Whether you are working inside or outside of the home, are a student, a stay-at-home parent, or are currently unemployed, we all have busy lives to manage! Most of us could likely use some suggestions to ensure we prioritize certain tasks and activities over others and to make sure we have enough time for relaxation and fun! So here are 7 time-management tips that we can use for our everyday lives (or just mostly for the weekdays, like me):
- Each evening, write down a reasonable list of goals to accomplish the next day. Add fun and relaxing things to your list too. You can also try to estimate the amount of time required for each goal and draw stars or another symbol next to the most important goals to complete (a.k.a. your priorities).
I wrote “each evening” specifically because I find it helpful to have the day planned out before waking up in the morning. It is nice to lay down to go to sleep in the evenings without having to mentally plan out the next day. Also, getting “to-do list” type thoughts out of my head and onto paper helps me think more clearly and obviously feel less distracted when trying to focus on other things. I’ve been making a list of goals for each weekday lately, but do not write goals for the weekends. I add fun or relaxing items to my goal list too, like reading a fiction novel for a certain length of time or taking my dogs for a walk while listening to a podcast. It seems to be working well for me!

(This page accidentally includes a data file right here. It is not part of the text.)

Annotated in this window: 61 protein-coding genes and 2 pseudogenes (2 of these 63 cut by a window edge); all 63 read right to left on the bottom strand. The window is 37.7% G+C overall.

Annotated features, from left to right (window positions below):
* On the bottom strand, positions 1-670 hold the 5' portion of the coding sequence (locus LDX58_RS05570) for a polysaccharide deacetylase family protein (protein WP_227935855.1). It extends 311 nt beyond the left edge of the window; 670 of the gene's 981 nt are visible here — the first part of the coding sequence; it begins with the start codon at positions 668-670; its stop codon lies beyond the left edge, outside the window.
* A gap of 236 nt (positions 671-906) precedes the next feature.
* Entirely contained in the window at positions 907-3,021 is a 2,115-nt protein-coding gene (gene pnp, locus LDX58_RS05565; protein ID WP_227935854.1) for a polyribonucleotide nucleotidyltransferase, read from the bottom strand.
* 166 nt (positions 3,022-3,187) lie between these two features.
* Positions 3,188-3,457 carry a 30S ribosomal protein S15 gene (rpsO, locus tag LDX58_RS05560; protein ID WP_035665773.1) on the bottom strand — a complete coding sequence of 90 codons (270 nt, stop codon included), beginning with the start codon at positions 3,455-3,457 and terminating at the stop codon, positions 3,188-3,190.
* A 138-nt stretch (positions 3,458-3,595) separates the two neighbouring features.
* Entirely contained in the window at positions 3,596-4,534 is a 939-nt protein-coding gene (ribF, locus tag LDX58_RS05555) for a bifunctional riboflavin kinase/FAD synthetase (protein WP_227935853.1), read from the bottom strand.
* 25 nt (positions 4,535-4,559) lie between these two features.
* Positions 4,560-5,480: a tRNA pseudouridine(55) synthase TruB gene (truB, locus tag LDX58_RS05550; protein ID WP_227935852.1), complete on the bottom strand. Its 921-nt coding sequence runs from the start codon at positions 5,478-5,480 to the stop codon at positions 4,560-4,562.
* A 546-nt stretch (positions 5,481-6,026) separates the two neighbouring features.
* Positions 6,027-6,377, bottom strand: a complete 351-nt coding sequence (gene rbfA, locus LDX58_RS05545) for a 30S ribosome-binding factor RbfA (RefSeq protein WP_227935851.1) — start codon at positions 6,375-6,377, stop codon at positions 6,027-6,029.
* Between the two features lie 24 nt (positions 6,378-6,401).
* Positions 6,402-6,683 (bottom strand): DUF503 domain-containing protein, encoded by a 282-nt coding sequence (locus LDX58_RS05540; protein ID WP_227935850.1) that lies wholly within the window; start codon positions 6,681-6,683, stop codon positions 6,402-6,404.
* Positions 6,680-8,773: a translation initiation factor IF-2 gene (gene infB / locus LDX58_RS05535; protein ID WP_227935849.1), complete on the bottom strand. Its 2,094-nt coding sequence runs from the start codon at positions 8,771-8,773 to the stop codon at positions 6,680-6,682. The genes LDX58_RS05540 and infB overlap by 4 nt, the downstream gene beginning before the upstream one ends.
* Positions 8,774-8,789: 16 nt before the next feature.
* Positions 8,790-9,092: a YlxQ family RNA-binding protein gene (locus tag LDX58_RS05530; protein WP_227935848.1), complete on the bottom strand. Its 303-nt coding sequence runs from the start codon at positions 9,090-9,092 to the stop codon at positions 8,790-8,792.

- Don’t try to multitask, rather focus on one task at a time.
There is no such thing as “multitasking” in the way that it is sometimes thought of/defined; we are actually just switching our attention back and forth between different things, not doing multiple things well at once. Therefore, it makes sense that if we try to multitask, we accomplish less because we have to use mental and physical energy to change our focus every few minutes. So if I plan to write a blog post, it is best for me to only have the necessary tabs open on my screen that I require for researching and writing. I wouldn’t try to write a blog post, check and respond to emails, have an in-person conversation, watch a TV show, and write text messages all at the same time. That seems like an extreme example to me, but I know there are people out there who try to do many of those things at once! I am able to concentrate on the task at hand/goal (to write the blog post) much easier if I get rid of other distractions.
- Take breaks while working on a task or engaging in an activity.
Taking physical and mental breaks will lead to greater productivity and help to prevent feelings of overwhelm and frustration. You will be able to focus for a longer period of time because breaks offer mood and energy boosters. Your break could be as simple as going for a ten minute walk, stretching, or going to grab a snack or drink.
- Set an alarm or keep a close eye on the time to ensure you actually take breaks.